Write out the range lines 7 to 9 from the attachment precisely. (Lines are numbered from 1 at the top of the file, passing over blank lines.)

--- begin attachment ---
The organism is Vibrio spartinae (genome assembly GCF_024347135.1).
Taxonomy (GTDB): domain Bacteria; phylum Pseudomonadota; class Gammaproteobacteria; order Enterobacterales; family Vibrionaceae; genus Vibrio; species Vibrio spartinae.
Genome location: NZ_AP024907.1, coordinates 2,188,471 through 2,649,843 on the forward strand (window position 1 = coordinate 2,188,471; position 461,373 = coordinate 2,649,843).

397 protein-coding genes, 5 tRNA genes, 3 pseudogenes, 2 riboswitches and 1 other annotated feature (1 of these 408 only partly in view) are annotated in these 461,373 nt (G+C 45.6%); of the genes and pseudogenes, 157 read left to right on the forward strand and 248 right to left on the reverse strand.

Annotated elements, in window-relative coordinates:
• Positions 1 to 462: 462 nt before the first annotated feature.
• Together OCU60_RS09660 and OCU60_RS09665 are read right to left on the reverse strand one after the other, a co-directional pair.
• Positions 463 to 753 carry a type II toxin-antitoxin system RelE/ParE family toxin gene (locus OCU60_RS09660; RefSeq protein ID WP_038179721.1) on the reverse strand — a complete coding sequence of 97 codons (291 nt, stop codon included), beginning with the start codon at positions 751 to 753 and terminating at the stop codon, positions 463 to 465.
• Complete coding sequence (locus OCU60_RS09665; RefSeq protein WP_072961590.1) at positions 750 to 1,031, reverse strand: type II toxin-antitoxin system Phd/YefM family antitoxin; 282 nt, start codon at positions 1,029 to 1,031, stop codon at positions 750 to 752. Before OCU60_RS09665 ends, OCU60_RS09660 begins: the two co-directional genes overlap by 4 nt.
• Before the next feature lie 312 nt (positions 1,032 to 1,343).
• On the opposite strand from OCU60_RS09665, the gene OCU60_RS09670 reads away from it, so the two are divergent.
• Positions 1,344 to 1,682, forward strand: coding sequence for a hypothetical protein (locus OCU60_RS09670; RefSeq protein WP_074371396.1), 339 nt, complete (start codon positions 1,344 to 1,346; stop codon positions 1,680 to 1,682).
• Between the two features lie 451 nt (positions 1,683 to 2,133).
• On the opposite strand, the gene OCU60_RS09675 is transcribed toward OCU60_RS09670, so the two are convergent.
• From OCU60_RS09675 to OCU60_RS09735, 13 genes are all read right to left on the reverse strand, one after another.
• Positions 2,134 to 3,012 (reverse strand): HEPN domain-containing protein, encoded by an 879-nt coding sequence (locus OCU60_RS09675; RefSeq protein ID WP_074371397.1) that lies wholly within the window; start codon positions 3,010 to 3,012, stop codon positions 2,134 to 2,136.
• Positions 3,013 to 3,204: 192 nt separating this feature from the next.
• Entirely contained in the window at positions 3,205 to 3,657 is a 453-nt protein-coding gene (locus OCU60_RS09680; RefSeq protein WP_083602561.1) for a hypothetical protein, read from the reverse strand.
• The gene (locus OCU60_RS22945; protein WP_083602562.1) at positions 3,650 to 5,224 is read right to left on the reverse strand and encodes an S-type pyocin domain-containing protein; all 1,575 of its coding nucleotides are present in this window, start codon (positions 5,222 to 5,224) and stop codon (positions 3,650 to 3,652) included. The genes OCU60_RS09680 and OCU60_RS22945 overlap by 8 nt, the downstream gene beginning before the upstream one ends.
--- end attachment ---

• Together OCU60_RS09660 and OCU60_RS09665 are read right to left on the reverse strand one after the other, a co-directional pair.
• Positions 463 to 753 carry a type II toxin-antitoxin system RelE/ParE family toxin gene (locus OCU60_RS09660; RefSeq protein ID WP_038179721.1) on the reverse strand — a complete coding sequence of 97 codons (291 nt, stop codon included), beginning with the start codon at positions 751 to 753 and terminating at the stop codon, positions 463 to 465.
• Complete coding sequence (locus OCU60_RS09665; RefSeq protein WP_072961590.1) at positions 750 to 1,031, reverse strand: type II toxin-antitoxin system Phd/YefM family antitoxin; 282 nt, start codon at positions 1,029 to 1,031, stop codon at positions 750 to 752. Before OCU60_RS09665 ends, OCU60_RS09660 begins: the two co-directional genes overlap by 4 nt.